It’s funny to track the differences between my childhood in the 1970’s and 1980’s with the world that my kids live in now. The ways we shopped (from fussy department stores to low-budget Kmart) and played (biking through the neighborhoods with abandon), how we listened to music (records and cassettes) and what foods we ate (TV dinners were a treat! Who wouldn’t want your fried chicken leg, mashed potatoes, corn, and soggy brownie to all taste exactly the same!?) were so different from what they expect today.
One big change is how my kids watch TV. With the help of things like online streaming and DVR recordings, they have, at the touch of their fingers, a bajillion (trust me about this number…I’ve done my research) options. But there’s one thing they don’t get to experience much, and that’s commercials.
My sisters and I had so many commercials memorized. We knew—and still know—plenty of jingles (“My Buddy, My Buddy, My Buddy and Me!”)
and taglines (“Mr. Owl, how many licks does it take to get to the Tootsie Roll center of a Tootsie Roll Pop? Good question…uh one, uh two, uh three, crunch.”)
We could sing along to the record compilation commercials which ticked off one snippet of a popular song from some bygone era at a time, the song titles scrolling by with the words in white or yellow. We would act out the Folgers commercial where the older brother comes home early to surprise his family for Christmas and brews them coffee so strong that it literally rouses his family from their upstairs bedrooms. (“Peter! Everyone’s asleep. I know how to wake ‘em up!”)
One commercial we talked about a lot, which I often think of when I’m cutting up a tomato, is the one for Ginsu knives. It showed a man breaking a board with his hand and then trying the same method to slice a rather mealy-looking tomato. It should come as no surprise that the man’s hand did not in fact cut the tomato…it shmooshed it. The commercial went on to show an amazing knife which could cut a can, and then, without losing dullness, it could perfectly slice that tomato.
It cut meat and halved a block of frozen spinach, and it hacked away at a 2×4. Then the announcer asked us what we’d expect to pay for such a wonder tool. “But wait,” he told us, “Here are some steak knives and a spiral slicer and a meat fork…” It all sounded too good to be true.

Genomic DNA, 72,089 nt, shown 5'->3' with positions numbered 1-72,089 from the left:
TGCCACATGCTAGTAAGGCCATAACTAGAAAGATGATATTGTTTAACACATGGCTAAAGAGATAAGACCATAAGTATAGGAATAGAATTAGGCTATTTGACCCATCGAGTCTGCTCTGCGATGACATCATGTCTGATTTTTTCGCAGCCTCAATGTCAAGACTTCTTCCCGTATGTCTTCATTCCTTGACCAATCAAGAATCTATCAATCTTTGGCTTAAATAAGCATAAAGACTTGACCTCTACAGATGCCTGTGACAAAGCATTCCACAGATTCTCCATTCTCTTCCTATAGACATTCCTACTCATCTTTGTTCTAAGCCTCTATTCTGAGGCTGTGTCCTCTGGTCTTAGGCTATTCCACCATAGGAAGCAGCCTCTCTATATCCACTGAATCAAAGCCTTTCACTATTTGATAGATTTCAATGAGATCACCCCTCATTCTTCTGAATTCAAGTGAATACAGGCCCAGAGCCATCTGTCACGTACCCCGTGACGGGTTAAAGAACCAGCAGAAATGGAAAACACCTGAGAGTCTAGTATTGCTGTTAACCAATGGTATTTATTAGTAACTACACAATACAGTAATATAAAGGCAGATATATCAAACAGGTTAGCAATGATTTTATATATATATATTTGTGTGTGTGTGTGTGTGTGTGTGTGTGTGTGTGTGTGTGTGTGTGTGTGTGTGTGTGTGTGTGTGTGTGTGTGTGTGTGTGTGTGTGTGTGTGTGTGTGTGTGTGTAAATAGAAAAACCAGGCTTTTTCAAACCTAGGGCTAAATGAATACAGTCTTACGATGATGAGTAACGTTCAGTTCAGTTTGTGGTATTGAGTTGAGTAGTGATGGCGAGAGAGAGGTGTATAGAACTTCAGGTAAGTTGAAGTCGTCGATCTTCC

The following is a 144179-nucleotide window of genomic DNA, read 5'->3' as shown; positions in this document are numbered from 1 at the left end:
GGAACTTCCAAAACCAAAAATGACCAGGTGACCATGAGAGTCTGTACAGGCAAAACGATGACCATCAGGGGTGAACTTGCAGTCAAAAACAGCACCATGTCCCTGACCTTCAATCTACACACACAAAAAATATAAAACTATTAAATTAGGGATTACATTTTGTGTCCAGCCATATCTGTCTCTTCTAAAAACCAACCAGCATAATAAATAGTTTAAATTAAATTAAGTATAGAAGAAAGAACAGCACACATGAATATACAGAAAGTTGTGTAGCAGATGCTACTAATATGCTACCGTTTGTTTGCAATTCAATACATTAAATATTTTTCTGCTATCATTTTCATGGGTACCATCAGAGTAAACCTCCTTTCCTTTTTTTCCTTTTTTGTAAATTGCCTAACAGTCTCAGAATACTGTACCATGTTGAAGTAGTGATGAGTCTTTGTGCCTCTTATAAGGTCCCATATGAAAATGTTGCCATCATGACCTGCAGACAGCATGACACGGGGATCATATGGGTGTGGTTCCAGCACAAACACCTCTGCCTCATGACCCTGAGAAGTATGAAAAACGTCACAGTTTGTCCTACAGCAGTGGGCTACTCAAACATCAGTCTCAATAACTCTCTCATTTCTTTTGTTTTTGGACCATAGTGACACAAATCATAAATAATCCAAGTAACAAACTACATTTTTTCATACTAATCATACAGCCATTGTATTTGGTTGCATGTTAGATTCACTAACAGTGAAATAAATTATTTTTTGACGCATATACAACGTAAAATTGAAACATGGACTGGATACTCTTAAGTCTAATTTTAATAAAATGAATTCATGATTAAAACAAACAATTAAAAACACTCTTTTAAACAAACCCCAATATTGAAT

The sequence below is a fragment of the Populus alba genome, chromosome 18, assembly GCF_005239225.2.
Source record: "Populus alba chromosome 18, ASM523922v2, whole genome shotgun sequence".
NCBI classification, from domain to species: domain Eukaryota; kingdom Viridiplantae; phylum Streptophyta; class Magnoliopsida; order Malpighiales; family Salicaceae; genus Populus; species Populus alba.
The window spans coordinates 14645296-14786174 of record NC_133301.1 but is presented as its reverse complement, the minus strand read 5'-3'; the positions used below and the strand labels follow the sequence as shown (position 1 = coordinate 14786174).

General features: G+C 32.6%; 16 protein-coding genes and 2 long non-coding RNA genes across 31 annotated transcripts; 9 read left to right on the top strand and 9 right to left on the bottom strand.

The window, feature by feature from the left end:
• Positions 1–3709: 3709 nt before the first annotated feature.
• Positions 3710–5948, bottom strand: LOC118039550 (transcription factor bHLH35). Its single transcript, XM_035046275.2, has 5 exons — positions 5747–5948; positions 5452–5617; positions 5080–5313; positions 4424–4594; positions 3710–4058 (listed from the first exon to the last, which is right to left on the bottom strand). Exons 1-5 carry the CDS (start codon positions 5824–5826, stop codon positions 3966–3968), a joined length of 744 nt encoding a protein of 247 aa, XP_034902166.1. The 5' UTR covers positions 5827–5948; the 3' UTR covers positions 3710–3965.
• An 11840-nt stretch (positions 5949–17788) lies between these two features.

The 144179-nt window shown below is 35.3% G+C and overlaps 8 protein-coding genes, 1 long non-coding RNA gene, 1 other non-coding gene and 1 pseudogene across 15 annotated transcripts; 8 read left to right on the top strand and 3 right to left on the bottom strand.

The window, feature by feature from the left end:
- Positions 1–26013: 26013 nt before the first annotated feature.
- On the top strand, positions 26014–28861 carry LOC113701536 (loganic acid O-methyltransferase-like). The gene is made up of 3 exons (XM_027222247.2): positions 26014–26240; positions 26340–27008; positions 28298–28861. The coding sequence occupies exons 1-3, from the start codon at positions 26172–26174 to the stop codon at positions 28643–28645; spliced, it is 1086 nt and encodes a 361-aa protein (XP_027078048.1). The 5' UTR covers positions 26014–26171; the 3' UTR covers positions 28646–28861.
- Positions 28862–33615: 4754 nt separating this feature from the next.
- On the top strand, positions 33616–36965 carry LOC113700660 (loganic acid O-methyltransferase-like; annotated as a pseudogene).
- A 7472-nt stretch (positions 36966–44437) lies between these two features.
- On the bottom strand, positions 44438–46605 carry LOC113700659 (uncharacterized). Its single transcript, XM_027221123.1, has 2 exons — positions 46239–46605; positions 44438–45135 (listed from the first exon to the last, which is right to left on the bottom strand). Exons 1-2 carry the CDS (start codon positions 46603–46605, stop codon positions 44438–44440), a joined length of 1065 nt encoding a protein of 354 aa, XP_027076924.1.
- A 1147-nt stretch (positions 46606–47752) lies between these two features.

That’s what I remember most about commercials from that time—products which seemed so good and yet were so cheap. Could we trust these advertisers? Was this a trick, a scam? Could I really cut an aluminum can that easily? We wanted to know! This wariness was the start of my cynicism and mistrust. If it sounds too good to be true, it must not be true.
Then I learned about a word we don’t use very often anymore—faithfulness. When we do hear it, it’s usually in reference to a marriage, or less often a friendship. But mostly it’s just in old church hymns. If you dive into the Book of Psalms, we see faithfulness used nearly 80 times. King David, one of the authors of the Psalms, pairs faithfulness with love and says that God’s faithfulness reaches to the skies. But David also says that God’s faithfulness protects him from wrongdoers. The assurance of God’s enduring faithfulness gives David strength when he’s having a rough time. So what is this quality which is as multi-faceted as a Swiss Army knife (and sharper than a Ginsu)?
Faithfulness means keeping promises. It’s means being reliable and truthful and following through. It suggests associations which are personal and connected. And to some people, especially those who have been continually hurt and disappointed, it sounds too good to be true. But it is possible and available. Don’t believe me? Well, here’s your homework: Read the story of Joseph in the book of Genesis. Watch God weave His promises all through this crazy drama. Watch God bring it all around to a faithful ending, even down to the burying of Joseph’s bones in the Promised Land. Then recite the following verse to yourself: “The faithful love of the Lord never ends! His mercies never cease. Great is his faithfulness; his mercies begin afresh each morning.” (Lamentations 3:22-23)